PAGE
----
January 17, 2011
By Joe Moore, Chicago Alderman
The first City Council meeting of the year consisted almost entirely of routine matters — resolutions, tributes, and appointments, with no debate… that is, until the closing moments. The topic at hand was affordable housing and the legislation to address the issue is known as the “Sweet Home Chicago Ordinance.” Few issues are as important to me as the availability of decent, safe housing for all, regardless of income. I have supported and co-sponsored the proposed ordinance from the beginning, but as the latest City Council meeting illustrates, its passage has been anything but easy.
First, though, what is the Sweet Home Chicago Ordinance? Quite simply it’s an ordinance that would require the City to designate an amount equal to 20 percent of all Chicago’s Tax Increment Financing (TIF) funds to build, preserve, or rehab housing to be affordable to lower-income families and individuals. Most of the housing would be rental, but for-sale homes could also be included.
According to the Chicago Rehab Network, thirty percent of renters in Chicago pay more than half their monthly income for housing. Yet TIF funds, which total around $500 million a year, are rarely used to address their needs. Instead, historically, only about four percent of TIF funds have been allocated for development of affordable housing.
By designating 20 percent, around $100 million each year would be available to increase housing opportunities for low-income residents across the city. Not only would this amount provide needed affordable housing for individuals and families, but it would help the City acquire and turn around foreclosed properties that have proliferated in every community in the city.
The Sweet Home Chicago Ordinance languished in committee until December when we achieved a major victory and convinced a majority of the committee members to vote to approve the measure and send it to the full Council. The City Council vote on the ordinance was deferred at the December meeting through a parliamentary maneuver.
This month, the ordinance’s lead sponsor, Ald. Walter Burnett (27th), provided notice the day before the January City Council that he intended to call the matter for a vote. But as he rose at the end of the Council meeting to speak on the proposal, he was interrupted by Ald. Ed Burke, (14th) who declared that Ald. Burnett had not given the City Council sufficient notice of his intention to call the ordinance for a vote. Although 24-hour notice complied with City Council rules, Ald. Burke argued that the State of Illinois’s Open Meeting Act required notice 48 hours in advance.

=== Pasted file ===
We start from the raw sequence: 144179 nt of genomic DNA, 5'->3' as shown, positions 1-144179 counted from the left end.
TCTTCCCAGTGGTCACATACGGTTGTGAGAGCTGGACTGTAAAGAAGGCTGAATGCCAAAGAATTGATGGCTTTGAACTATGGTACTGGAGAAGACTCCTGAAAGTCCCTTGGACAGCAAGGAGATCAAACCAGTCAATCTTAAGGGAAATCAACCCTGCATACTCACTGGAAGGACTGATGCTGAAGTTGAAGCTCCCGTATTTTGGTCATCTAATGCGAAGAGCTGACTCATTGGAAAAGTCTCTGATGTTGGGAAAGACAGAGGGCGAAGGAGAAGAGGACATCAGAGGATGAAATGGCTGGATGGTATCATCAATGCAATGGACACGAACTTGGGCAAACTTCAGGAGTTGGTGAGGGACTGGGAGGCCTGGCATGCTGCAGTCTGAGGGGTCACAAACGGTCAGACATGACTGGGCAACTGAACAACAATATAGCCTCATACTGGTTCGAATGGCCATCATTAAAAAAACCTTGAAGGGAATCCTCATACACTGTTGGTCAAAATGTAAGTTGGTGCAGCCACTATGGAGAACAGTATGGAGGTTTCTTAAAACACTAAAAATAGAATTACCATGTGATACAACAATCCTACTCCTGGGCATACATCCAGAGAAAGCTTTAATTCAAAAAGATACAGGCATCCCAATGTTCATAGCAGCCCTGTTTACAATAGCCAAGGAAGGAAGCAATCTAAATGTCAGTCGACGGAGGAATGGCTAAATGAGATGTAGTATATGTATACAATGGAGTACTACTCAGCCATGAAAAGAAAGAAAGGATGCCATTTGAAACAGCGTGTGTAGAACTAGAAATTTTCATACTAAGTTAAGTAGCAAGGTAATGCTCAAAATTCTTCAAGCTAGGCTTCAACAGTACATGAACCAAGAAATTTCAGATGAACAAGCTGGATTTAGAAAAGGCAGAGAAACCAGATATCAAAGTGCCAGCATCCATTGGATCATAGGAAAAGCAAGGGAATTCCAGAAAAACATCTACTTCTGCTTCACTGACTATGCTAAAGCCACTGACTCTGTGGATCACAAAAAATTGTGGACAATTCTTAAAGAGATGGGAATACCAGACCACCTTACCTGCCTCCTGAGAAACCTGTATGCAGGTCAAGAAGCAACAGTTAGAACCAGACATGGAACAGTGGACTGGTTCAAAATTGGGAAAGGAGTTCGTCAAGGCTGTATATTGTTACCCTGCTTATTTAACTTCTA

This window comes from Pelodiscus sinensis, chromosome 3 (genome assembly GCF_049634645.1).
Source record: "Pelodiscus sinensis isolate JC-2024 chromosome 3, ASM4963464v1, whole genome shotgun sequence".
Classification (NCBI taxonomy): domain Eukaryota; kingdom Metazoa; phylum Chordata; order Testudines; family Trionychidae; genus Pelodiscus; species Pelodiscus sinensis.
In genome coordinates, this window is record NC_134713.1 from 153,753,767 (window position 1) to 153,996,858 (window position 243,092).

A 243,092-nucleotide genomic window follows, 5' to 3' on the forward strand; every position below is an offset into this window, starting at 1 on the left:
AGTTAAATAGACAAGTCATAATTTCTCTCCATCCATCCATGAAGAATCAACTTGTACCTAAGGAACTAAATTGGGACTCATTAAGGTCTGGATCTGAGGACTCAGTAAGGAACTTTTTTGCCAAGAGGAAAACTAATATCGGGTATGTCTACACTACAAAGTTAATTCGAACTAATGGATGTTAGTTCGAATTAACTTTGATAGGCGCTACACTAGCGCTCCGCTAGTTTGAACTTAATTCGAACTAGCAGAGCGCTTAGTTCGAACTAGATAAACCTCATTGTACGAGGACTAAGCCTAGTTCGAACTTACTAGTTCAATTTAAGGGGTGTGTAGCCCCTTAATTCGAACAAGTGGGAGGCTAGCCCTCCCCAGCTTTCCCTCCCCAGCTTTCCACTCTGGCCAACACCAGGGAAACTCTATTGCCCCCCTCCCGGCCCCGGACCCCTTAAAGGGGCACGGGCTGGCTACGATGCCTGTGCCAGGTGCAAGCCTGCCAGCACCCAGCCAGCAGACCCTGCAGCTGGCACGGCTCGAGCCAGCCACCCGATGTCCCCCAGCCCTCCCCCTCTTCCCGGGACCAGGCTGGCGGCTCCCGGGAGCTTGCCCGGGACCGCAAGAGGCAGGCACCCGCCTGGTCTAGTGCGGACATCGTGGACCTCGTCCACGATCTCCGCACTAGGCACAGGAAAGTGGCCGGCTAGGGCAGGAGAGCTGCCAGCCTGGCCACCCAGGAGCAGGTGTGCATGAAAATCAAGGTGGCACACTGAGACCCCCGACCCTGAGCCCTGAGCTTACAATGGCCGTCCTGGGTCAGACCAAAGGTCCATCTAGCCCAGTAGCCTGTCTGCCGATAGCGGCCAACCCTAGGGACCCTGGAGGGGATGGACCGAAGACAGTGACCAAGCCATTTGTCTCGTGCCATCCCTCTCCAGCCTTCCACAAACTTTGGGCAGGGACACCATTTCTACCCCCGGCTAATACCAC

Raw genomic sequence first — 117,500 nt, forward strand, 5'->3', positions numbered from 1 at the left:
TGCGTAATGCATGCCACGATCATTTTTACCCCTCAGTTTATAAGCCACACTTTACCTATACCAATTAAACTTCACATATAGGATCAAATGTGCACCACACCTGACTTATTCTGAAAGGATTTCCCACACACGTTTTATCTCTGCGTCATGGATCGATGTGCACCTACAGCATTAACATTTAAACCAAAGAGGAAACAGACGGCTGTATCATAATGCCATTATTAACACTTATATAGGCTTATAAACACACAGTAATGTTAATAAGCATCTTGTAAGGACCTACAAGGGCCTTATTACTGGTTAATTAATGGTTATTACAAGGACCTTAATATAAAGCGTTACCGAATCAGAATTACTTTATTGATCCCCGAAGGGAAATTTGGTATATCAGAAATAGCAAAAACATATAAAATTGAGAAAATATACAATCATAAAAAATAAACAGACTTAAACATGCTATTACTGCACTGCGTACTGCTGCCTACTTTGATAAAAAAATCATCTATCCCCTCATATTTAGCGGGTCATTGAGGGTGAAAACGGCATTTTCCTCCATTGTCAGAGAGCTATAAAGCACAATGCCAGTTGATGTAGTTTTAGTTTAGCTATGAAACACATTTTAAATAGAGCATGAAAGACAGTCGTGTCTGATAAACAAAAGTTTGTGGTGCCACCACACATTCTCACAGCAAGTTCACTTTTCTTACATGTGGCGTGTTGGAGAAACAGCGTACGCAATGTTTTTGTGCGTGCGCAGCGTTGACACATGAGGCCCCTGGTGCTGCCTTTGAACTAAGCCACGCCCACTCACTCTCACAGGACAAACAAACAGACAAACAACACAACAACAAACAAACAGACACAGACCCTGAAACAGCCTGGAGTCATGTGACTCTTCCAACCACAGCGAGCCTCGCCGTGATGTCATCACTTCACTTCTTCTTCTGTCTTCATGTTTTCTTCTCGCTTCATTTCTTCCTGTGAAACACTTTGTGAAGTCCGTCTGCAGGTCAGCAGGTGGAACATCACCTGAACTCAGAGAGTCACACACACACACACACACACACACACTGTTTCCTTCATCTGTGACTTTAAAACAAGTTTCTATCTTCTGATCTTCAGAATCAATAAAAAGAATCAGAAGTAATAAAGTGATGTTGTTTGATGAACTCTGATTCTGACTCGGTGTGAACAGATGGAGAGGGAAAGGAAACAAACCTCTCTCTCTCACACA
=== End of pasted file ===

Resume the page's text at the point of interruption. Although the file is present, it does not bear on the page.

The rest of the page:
This was clearly parliamentary stalling on the part of Ald. Burke and I immediately rose and strenuously objected. The Sweet Home Chicago advocates and I had done our homework and found numerous past instances where Ald. Burke himself had provided less than 48 hour notice before calling an ordinance for a vote. But Ald. Burke and Mayor Daley–as is often the case–did not agree with me, and having the final word, they shut down the meeting with Sweet Home Chicago waiting another month to be debated.
Of course, the disagreement wasn’t about 24 vs. 48 hours. It was about affordable housing and who is in favor of providing more and who is against. I don’t pay lip-service to the issue, but instead have consistently worked with federal and state agencies, the City, foundations, religious institutions, community organizations, and directly with landlords to provide quality affordable housing in our community. Diversity is what our ward is about, and we want all our neighbors to live in decent housing that doesn’t impose a financial hardship.
Not every self-proclaimed affordable housing plan is reasonable or workable, but Sweet Home Chicago presents a way to make affordable housing a greater reality for the entire city and would help to build and preserve needed housing in dozens of wards, including the 49th.
The next City Council meeting is scheduled for Wednesday, February 9. Sweet Home Chicago will be up for its vote. You can count on me to give you a ringside seat to the proceedings.